6. The opposite party no. 2 has contended in her counter affidavit that she was living jointly with her husband and the applicants, when demand for dowry was made. It is wrong to say that she was annoyed as share was not given in the land. According to her, applicants are very greedy and money minded persons and were demanding dowry from the time of the marriage and her brother purchased the road Roller and also fixed deposit receipt for Rs. 25,000/- in her name. No share was given to her by the applicants and she was expelled from the house. She was beaten but she did not get herself medically examined because injuries were not grievous and secondly she had made efforts for compromise with the applicants.
7. The applicants in the rejoinder affidavit have alleged that opposite party no. 2 is living in a separate house in her Maika. The road Roller was purchased by applicant no. 1 and not by the brother of opposite party.
8. Learned counsel for the applicants has contended that the applicants have been falsely implicated in this matter on account of malafide as the share in the two bighas land was not given to Amar Singh, husband of opposite party no. 2. He has also contended that no demand for dowry was ever made and the road Roller was purchased by the applicants in partnership with Majeed Khan for Rs. 2.20 lacs and the alleged fixed deposit receipt was not given to the applicants and the brother of opposite party no. 2 had himself taken a loan of Rs. 16,000/- on that fixed deposit receipt. The applicants have also filed a receipt to show that the payment of Rs. 30,000/- was made in connection with the purchase of the road Roller.
9. Learned counsel for the opposite party no. 2 has contended that the demand for dowry was made and when it was not fulfilled she was ill-treated and harassed and turned out of the house. However, he has not disputed the fact that on the alleged fixed deposit receipt the loan was taken by the brother of opposite party no. 2. The opposite party no. 2 has also not filed any document to show that the road Roller was purchased by her brother. She has not even disclosed as to from whom or when and for what amount it was purchased. Therefore the contention of the learned counsel for the opposite party no. 2 that the demand for dowry was made is not tenable. Opposite party no. 2 also contended in her complaint that she was beaten and was turned out of the house; but she has admitted in her counter affidavit that she did not go for any medical examination as mentioned above.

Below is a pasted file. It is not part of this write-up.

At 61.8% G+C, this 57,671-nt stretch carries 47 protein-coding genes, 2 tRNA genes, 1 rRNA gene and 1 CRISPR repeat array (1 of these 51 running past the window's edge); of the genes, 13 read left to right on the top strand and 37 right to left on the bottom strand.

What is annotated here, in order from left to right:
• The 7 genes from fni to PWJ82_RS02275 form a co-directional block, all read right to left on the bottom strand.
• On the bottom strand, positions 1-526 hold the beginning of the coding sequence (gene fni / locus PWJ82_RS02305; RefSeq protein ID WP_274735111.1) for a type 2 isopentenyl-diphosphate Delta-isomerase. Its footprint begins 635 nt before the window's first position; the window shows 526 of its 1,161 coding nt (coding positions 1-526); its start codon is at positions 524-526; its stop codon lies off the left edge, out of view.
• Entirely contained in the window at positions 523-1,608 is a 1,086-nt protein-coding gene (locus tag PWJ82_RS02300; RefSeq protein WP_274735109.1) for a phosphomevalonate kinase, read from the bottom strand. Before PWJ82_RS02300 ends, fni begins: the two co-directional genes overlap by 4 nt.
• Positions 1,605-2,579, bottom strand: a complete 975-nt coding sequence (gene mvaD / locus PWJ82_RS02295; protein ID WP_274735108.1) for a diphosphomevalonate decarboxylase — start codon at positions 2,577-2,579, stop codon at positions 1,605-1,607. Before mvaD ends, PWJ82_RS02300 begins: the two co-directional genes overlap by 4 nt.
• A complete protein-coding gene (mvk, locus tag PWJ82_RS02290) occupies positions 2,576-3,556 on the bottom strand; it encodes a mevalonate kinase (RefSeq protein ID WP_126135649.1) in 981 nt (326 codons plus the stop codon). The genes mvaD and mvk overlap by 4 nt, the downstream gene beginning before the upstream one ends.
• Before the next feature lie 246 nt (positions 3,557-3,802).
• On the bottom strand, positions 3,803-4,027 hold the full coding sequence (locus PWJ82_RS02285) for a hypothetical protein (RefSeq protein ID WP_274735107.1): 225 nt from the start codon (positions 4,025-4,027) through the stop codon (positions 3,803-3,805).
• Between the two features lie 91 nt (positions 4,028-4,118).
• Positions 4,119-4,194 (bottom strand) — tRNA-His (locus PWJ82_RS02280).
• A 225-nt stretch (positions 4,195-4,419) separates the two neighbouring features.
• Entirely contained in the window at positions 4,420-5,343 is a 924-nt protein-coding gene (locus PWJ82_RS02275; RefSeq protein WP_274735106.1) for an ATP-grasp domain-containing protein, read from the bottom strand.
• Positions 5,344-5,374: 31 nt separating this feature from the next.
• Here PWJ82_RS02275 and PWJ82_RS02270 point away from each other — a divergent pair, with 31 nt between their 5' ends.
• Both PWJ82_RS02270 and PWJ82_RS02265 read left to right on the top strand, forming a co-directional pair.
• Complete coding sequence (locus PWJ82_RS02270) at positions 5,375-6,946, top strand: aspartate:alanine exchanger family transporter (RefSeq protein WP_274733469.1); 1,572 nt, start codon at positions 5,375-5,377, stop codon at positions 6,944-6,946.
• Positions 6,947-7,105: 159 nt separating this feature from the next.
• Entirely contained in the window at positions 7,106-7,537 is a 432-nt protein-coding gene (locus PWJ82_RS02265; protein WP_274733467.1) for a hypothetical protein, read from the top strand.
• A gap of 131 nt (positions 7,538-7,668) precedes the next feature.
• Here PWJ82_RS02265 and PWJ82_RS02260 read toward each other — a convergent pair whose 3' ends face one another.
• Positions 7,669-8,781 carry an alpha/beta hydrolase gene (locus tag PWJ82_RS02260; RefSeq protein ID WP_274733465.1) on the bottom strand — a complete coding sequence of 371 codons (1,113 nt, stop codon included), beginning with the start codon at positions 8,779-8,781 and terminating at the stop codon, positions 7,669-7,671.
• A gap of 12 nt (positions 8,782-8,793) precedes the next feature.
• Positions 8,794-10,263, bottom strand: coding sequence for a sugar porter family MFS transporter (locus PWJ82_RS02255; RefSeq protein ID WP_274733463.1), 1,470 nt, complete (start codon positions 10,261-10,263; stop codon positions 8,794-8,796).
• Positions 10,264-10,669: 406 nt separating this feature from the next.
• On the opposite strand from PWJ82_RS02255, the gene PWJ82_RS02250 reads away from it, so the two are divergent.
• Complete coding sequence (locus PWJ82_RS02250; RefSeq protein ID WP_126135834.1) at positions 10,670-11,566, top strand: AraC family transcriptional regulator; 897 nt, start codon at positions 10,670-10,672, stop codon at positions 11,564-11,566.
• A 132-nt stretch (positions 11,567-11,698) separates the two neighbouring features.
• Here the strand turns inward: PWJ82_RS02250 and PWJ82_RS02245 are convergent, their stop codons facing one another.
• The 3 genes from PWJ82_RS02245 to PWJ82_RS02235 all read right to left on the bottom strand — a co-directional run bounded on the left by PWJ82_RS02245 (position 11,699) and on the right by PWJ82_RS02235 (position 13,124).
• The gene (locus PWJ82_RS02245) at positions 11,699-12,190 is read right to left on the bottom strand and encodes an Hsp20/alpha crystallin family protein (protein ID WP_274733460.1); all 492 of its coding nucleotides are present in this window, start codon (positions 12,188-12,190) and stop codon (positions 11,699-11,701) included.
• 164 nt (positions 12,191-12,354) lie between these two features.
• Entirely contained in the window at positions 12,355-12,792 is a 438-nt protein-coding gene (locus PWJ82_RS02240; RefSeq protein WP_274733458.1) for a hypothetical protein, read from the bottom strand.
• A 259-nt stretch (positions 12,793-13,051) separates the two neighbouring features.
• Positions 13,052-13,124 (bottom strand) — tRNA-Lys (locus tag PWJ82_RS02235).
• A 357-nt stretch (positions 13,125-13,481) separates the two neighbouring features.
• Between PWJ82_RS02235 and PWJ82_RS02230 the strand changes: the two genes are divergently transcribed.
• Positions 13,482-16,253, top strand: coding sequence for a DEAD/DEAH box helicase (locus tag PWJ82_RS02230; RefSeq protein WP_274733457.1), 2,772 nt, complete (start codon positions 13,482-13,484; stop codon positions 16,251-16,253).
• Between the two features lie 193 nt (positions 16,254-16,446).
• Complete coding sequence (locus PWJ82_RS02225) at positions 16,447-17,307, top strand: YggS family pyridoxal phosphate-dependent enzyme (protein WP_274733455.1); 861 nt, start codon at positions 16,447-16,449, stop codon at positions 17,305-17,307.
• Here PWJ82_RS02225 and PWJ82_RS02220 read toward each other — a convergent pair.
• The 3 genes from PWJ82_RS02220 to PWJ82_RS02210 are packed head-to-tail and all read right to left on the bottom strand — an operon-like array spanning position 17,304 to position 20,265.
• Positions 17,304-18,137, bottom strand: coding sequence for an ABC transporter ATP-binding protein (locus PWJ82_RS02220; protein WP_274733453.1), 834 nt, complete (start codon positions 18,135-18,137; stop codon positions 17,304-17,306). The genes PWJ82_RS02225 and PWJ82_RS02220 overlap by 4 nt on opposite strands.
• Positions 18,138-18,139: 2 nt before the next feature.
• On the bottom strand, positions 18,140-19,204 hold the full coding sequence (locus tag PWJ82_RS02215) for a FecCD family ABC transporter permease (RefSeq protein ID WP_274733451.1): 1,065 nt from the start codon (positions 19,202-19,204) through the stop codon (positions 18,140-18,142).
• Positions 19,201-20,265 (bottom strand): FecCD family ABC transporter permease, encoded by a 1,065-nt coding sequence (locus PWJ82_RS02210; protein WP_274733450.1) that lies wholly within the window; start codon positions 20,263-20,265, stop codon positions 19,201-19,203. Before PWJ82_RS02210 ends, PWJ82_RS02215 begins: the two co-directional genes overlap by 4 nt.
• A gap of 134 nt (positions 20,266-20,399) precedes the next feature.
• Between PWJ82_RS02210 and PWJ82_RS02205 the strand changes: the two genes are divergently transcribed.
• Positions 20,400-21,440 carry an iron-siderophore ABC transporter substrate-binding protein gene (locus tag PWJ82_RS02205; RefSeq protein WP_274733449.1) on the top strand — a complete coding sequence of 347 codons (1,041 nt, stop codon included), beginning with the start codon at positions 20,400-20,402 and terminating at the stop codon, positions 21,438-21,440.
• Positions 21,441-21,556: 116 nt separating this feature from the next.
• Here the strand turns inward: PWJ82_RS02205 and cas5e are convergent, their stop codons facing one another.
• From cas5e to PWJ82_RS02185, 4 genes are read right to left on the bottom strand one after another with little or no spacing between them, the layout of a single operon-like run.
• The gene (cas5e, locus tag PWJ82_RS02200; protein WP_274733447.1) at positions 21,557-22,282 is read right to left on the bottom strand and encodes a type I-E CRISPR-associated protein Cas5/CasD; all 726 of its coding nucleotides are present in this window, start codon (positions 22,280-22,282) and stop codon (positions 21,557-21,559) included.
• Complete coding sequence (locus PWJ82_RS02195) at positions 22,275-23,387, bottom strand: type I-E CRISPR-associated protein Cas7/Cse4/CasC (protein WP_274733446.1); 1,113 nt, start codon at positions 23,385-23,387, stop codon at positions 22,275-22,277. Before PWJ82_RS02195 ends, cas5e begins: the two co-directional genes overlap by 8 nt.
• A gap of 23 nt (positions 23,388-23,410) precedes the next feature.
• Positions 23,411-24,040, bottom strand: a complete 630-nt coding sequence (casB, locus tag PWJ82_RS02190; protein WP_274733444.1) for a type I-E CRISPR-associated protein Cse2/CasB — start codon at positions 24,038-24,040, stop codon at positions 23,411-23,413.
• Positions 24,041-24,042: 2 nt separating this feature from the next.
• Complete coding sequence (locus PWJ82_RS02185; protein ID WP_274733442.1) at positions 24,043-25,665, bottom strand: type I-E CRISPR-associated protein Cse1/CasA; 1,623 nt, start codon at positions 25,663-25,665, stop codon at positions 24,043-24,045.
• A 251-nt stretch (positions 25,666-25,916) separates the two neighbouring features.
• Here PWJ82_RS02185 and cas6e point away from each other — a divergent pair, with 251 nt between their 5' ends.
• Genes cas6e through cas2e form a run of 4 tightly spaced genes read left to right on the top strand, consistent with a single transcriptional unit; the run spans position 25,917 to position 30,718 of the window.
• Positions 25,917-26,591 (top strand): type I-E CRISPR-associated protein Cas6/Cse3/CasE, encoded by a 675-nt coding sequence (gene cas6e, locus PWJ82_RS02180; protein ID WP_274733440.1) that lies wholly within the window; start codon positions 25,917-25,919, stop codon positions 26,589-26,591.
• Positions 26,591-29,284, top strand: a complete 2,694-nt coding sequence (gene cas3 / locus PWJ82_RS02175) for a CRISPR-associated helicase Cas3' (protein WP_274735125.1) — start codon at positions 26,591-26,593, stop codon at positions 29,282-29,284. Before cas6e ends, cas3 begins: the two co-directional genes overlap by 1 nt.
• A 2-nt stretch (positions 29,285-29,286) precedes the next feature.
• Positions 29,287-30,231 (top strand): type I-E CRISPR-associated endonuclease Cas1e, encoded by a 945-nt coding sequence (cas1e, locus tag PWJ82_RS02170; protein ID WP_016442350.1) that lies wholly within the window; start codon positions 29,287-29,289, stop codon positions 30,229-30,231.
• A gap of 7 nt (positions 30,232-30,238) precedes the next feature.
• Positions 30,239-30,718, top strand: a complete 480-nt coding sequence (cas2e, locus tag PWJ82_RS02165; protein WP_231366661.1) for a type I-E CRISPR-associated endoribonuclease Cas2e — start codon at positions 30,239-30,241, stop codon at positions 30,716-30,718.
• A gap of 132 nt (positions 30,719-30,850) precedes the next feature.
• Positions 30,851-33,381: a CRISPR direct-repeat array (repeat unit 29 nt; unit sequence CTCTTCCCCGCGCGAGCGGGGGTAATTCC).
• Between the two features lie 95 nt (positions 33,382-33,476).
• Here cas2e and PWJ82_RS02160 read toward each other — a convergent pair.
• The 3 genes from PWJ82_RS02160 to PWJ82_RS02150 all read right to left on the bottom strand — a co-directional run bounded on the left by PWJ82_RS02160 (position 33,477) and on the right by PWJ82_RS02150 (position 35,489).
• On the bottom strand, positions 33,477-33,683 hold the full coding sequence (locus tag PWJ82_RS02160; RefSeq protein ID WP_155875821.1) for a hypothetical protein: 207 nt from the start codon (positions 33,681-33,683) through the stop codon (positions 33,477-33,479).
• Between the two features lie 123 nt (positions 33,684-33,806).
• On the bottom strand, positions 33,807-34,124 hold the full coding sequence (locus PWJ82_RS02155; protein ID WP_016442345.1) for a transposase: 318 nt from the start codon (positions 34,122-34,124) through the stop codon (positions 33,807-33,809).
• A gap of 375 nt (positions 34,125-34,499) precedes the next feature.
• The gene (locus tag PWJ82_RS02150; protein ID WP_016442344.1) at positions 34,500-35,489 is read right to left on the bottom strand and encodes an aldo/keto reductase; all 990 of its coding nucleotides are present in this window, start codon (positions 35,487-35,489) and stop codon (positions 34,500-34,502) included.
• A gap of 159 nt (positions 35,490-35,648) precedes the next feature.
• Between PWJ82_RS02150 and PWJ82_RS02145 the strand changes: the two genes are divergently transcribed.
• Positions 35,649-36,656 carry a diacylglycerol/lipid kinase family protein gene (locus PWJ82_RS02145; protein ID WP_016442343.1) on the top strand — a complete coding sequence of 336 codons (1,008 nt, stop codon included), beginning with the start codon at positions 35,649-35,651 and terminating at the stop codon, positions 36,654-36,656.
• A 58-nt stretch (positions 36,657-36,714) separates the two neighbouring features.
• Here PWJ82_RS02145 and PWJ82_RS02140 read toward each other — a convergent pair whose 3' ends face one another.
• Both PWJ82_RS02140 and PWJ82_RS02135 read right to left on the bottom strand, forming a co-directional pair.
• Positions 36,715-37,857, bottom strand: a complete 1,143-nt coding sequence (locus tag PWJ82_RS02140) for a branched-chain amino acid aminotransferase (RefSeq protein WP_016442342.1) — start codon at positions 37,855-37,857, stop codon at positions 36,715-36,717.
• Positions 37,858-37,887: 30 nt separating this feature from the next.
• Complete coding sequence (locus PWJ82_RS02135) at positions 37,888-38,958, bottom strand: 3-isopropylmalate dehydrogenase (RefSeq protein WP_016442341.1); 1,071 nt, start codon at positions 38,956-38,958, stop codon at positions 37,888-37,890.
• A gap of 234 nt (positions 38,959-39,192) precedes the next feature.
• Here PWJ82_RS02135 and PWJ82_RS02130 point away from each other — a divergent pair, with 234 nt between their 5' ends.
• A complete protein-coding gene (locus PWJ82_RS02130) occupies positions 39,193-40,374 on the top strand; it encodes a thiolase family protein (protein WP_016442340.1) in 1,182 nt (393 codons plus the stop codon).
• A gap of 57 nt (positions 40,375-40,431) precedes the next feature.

10. Now it has to be seen whether the criminal proceedings are liable to be quashed under Section 482 Cr.P.C. in exercise of the inherent powers. In the case of State of Haryana Vs. Bhajanlal 1992 SCC (Crl) 426, the Hon'ble Apex Court has laid down certain guidelines while adding a note of caution that the power should be exercised sparingly and that too in the rarest of the rare cases. The illustrative categories relevant in the case are (v) Where the allegations made in the F.I.R. or complaint are so absurd and inherently improbable and vexatious that on the basis of which no prudent person can ever reach a just conclusion that there is sufficient ground for proceeding against the accused (vii) Where a criminal proceeding is manifestly attended with malafide or where the proceeding is maliciously instituted with an ulterior motive for wrecking vengeance on accused and with a view to spite him due to private and personal grudge. In the case of M. Krishnan Vs. Vijay Singh and others 2001 (8) SCC 645, the Hon'ble Apex Court has reaffirmed the above guidelines for quashing of the criminal proceedings. In a recent case of Jhandu Pharmaceuticals works limited and others vs. Mohd. Sharaful Haque and another (2005) 1 SCC 122, it has been held by the Hon'ble Apex Court while considering the scope of section 482 Cr.P.C. that inherent jurisdiction though wide has to be exercised sparingly, carefully and with great caution and only when such exercise is justified by the test specifically laid down under Section 482 Cr.P.C. Power is to be exercised ex-debitio justiciae to prevent the abuse of the process of the Court but should not be exercised to stifle the legitimate prosecution. It has further been held that in a proceeding instituted on complaint exercise of the inherent powers to quash the proceeding is called for only in a case where the complaint does not disclose any offence or is frivolous, vexatious or oppressive.